Lung cancer screening is a test to detect lung cancer early, before symptoms develop. People between the ages of 50 and 80 with a 20 pack-year smoking history should consider screening every year. The screening uses a low-dose CT scan. It’s quick, painless and could save your life.
Lung cancer screening is a test for lung cancer when symptoms aren’t present. Lung cancer screening detects 80% of lung cancer at an early stage, when treatment may work better.
An imaging exam called low-dose computed tomography, or low-dose CT, is the only recommended test for lung cancer screening. It’s a type of X-ray that creates very detailed pictures of your lungs.
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Guidelines recommend that anyone who meets all of the following criteria receive a screening for lung cancer every year:
A 20-pack year smoking history means you’ve smoked a pack (20 cigarettes) a day for 20 years. You calculate your “pack-years” by multiplying the number of years you’ve smoked by the number of packs you smoke each day. People who have smoked two packs per day for 15 years would have a 30 pack-year smoking history.
If you meet all of these lung cancer screening criteria, talk to your healthcare provider. They can refer you to the lung cancer screening program at your institution or write you an order for a low-dose CT and tell you where to get the screening. You should also call your health insurance company to confirm they will cover the cost of the scan. If you don’t have insurance, ask your healthcare provider about free or low-cost screenings.
You can stop lung cancer screenings if you:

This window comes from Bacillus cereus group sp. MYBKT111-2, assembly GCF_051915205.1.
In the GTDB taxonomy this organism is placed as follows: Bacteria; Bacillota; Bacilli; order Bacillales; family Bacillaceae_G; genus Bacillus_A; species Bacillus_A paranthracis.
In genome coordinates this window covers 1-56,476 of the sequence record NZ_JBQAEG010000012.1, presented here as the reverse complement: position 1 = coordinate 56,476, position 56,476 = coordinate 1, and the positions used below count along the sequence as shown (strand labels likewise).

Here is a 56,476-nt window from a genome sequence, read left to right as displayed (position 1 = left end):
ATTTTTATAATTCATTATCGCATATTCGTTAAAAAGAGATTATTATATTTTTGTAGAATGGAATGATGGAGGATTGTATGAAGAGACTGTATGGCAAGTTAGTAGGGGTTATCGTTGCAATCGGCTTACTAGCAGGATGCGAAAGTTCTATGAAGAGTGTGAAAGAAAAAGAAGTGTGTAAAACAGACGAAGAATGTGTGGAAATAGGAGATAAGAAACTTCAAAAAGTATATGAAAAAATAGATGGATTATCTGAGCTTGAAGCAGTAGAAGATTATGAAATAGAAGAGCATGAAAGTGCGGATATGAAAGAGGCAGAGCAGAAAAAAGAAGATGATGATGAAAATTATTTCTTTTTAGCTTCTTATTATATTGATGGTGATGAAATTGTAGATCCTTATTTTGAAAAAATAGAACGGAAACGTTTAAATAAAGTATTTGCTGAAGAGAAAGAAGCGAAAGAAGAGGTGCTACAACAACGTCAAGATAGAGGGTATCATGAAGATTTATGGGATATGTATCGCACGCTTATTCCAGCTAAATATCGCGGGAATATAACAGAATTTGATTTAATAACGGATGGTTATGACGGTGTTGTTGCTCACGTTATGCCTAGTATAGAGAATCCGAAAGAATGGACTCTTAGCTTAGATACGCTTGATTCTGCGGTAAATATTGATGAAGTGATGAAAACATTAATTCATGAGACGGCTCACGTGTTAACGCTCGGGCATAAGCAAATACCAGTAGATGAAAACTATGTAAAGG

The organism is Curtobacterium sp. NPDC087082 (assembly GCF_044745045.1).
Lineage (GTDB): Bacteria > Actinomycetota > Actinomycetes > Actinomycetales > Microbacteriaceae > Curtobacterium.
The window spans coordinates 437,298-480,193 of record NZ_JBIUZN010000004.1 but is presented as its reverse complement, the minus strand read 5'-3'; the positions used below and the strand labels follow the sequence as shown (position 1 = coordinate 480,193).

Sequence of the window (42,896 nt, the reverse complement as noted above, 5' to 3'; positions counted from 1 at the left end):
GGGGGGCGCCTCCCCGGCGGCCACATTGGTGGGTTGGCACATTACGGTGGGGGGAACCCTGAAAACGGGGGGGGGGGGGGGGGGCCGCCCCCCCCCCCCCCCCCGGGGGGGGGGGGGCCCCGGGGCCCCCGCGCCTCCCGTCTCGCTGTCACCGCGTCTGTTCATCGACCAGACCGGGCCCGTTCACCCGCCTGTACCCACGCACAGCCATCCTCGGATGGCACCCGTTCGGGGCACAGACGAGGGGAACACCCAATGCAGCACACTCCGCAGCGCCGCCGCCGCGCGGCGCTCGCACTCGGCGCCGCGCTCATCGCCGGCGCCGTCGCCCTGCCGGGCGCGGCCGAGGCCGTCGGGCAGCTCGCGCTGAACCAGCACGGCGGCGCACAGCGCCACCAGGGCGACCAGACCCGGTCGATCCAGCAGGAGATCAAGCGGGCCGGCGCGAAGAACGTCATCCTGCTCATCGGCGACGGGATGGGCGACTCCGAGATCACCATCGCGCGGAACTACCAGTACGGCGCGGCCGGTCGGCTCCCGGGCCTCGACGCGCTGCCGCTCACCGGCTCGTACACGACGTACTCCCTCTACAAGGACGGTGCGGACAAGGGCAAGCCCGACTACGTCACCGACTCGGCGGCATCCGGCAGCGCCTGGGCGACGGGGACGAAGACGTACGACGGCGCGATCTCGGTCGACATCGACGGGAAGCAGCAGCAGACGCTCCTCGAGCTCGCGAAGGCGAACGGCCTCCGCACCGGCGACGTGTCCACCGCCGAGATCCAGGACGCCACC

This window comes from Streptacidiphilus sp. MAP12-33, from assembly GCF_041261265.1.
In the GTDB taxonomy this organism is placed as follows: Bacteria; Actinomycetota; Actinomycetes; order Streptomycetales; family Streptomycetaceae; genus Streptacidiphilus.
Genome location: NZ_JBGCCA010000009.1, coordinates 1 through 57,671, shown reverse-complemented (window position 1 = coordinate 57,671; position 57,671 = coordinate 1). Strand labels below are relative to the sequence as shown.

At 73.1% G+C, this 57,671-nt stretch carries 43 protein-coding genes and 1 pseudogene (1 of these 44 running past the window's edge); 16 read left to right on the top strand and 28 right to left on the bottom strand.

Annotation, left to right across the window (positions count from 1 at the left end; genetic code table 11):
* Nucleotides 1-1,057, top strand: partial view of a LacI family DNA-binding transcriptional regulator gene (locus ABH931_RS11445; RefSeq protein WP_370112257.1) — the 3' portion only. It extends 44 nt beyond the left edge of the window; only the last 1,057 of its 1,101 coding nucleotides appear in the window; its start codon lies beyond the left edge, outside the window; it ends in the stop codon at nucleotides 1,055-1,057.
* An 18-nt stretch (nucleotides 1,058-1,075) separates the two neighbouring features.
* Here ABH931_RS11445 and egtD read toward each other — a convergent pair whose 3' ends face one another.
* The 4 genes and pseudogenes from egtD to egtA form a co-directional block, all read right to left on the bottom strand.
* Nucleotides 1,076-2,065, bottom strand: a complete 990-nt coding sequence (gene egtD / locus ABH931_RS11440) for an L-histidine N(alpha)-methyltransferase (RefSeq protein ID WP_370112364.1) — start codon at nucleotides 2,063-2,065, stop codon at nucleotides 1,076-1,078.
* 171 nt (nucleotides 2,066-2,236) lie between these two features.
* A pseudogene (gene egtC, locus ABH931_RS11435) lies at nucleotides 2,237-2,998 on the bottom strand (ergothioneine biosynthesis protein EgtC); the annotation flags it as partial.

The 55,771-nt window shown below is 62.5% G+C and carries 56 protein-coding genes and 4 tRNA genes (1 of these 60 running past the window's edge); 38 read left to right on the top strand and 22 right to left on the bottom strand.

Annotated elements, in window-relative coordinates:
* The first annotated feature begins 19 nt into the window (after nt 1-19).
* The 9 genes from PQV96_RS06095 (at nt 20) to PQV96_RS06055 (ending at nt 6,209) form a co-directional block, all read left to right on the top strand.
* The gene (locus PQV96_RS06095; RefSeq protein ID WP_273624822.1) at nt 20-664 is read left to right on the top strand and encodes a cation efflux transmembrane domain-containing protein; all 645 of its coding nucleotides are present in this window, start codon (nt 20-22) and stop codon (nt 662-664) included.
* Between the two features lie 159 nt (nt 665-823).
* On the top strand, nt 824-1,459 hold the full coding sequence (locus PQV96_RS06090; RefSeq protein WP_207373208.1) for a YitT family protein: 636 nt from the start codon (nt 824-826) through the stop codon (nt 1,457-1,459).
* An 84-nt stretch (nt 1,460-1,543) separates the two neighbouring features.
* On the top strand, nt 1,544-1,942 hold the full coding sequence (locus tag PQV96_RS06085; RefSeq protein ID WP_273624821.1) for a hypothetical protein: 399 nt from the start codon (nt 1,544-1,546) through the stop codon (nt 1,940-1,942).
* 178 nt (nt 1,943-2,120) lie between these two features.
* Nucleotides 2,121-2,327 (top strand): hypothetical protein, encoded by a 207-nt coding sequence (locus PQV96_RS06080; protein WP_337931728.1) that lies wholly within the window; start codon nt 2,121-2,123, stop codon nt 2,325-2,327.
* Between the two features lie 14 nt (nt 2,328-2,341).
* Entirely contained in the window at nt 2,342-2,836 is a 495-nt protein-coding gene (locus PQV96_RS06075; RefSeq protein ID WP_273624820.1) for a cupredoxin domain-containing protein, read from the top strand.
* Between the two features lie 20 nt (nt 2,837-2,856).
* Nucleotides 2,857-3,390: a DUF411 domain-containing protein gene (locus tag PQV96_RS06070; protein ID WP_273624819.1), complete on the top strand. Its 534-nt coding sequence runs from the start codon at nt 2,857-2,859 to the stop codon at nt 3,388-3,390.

Most people don’t need to do anything to prepare for a lung cancer screening test. The imaging center where you receive your test will tell you if you need to do anything special to get ready.
If you’re sick or have any type of lung infection, tell your healthcare provider or the staff at the imaging center. You may need to reschedule your scan to ensure the results are as accurate as possible.
Right before your scan, your healthcare provider will ask you to:
The table you’re lying on will slowly move inside the CT scanner. The machine is large, shaped like a donut. It goes all the way around your body so it can take multiple pictures of your lungs from every angle.
An imaging technician will talk to you during the entire scan. It’s important to lay very still.
The scan only takes a few minutes. It’s completely painless and doesn’t require any type of injection or sedative (medication to relax you). You can go home or back to work after the scan and perform all your normal activities.
There is some radiation exposure during lung cancer screening. But it’s a small amount, smaller than a normal CT scan. That’s why they call this test a “low-dose” CT. If you’re at a risk for lung cancer, it’s safe for you to get the scan every year.
Other risks may include:
The length of time it takes to receive lung cancer screening results can vary. A radiologist reviews your scan and discusses it with your healthcare provider. Ask your healthcare provider when you can expect the results.
If your healthcare provider finds anything abnormal on your scan, you may need more imaging tests. You may also need a biopsy. A biopsy uses a sample of tissue from your lungs to find out if you have cancer. If you do have lung cancer, your healthcare provider will discuss the next steps with you.
A note from Cleveland Clinic
Lung cancer screening is a safe and effective way to detect lung cancer in its early stages, when treatment may work better. The screening uses an imaging scan called a low-dose CT to take detailed pictures of your lungs. Screening is only for people who are at high risk for lung cancer due to their age and smoking history. Your healthcare provider can help you decide if lung cancer screening is right for you.
Last reviewed by a Cleveland Clinic medical professional on 09/13/2021.
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